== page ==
Engineer of Derailed Metro North Train MAY Have Been Asleep Just Prior to the Deadly Train Crash

Investigators looking into the deadly train crash which occurred this weekend on the Metro North train headed from Poughkeepsie, NY to Grand Central Terminal believe the engineer at the controls of the derailed train dozed off for a few fateful moments and woke up too late to stop the speeding train from leaving the tracks.  It has been reported that engineer William Rockefeller all but admitted he was falling asleep as the train came speeding into the curved section of track north of  the Spuyten Duyvil station in statements made shortly after four people were killed and ore than 60 others were injured, some seriously, in the train crash.

Apparently the engineer was jolted from his sleep as the train, traveling at 82 MPH in an area that had a speed limit of 70mph, was heading into a dangerous curve that had a speed limit of 30 MPH.

As the train was about to enter the curved section of the track, it was reported that, Rockefeller was jolted from his sleep and hit the brakes, but not in time. As a result of the speed, several cars derailed and were tossed onto their sides resulting in the deaths of four people and injuring approximately 64 others. It was reported that these admissions were made within minutes after the crash when paramedics and investigators came upon the scene to provide medical assistance and to determine what had happened.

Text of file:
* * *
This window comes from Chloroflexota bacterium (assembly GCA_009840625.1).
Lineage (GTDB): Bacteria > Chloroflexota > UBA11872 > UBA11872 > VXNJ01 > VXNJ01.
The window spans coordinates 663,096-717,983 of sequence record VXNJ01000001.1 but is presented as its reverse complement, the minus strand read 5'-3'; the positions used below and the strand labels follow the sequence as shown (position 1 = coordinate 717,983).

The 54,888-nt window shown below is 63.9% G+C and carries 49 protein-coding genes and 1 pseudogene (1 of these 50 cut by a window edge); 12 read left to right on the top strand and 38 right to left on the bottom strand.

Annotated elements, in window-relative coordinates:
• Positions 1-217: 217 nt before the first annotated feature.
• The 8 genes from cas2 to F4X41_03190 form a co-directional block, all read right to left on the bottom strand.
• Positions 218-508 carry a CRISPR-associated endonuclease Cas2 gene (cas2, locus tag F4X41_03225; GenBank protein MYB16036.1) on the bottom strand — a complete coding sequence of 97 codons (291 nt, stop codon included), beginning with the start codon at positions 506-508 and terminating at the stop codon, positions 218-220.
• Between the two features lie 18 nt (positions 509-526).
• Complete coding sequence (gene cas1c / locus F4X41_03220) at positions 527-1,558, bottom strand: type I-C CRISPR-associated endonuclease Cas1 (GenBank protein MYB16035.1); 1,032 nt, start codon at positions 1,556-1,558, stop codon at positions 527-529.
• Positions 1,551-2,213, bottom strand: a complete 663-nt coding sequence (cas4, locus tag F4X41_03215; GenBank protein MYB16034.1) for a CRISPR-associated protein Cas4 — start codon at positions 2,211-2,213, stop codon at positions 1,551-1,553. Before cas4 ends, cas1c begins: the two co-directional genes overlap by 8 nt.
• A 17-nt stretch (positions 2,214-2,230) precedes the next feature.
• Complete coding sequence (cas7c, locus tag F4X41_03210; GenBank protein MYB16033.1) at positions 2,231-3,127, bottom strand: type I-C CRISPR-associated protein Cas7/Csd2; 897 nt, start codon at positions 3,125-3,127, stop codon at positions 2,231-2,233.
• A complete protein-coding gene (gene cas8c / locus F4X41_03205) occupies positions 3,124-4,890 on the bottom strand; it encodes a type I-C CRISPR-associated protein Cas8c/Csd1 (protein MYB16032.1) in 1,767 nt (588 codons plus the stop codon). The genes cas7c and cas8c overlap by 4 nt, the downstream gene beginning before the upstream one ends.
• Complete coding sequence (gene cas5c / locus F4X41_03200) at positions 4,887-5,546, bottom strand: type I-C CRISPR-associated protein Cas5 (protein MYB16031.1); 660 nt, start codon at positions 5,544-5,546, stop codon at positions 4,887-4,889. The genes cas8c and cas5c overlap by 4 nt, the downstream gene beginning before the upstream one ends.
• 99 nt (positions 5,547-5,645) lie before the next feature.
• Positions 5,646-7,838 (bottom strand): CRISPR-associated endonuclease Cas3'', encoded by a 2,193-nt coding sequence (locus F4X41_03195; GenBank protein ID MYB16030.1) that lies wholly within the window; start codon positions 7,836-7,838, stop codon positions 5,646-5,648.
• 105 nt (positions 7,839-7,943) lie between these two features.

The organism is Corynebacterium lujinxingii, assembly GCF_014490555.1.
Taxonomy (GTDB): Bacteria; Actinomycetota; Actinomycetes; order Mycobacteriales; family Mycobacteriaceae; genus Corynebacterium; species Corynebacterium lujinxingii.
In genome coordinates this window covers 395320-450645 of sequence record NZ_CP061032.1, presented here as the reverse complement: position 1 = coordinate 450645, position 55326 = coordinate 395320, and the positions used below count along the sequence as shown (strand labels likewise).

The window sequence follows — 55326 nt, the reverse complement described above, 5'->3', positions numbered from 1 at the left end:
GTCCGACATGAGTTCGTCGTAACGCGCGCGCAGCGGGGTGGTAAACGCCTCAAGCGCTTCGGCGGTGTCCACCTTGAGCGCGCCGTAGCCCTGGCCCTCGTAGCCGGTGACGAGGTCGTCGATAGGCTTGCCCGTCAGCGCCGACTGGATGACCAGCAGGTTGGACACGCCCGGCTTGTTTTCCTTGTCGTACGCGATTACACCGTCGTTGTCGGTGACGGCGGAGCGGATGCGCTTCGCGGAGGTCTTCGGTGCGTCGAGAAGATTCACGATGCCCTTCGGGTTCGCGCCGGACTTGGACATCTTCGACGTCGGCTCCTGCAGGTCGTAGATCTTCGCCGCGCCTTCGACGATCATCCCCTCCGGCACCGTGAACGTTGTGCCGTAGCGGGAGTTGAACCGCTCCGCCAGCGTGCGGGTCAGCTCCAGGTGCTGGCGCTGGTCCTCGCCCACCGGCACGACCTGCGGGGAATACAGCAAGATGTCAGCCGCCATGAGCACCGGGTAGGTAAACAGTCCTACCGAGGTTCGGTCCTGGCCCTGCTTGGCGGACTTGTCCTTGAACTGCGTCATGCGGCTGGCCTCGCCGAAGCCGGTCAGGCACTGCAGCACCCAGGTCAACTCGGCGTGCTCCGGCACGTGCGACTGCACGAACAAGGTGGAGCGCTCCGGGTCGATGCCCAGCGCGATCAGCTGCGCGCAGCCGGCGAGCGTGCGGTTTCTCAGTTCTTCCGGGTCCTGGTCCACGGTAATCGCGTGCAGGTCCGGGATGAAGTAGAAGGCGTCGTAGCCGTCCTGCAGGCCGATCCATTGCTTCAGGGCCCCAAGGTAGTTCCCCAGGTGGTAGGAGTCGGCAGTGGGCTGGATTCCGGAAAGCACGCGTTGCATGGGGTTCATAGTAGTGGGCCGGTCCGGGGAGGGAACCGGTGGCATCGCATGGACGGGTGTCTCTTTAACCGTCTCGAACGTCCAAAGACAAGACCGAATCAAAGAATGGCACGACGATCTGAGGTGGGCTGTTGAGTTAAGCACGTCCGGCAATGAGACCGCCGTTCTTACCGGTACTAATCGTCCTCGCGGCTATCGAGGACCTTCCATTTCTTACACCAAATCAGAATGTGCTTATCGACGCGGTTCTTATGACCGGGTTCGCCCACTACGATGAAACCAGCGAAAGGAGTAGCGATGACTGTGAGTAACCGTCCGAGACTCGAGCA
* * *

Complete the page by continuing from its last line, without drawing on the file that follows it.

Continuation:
A member of the National Transportation Safety Board at a press conference Monday the brakes were engaged, but "very late in the game" - only seconds before the crash.  Further, the investigator would not say whether the speed was result of human error or faulty equipment.

The NTSB has been advocating to railroads, for extended period of  time, to install equipment that can reduce the frequency of train crashes caused by excessive speed or mechanical failure by automatically slowing trains, that are traveling at excessive speeds, as they that pass through certain areas of the tracks.  Evidently, Metro North has  yet to make these safety improvements in the area of Sunday's trained her ailment.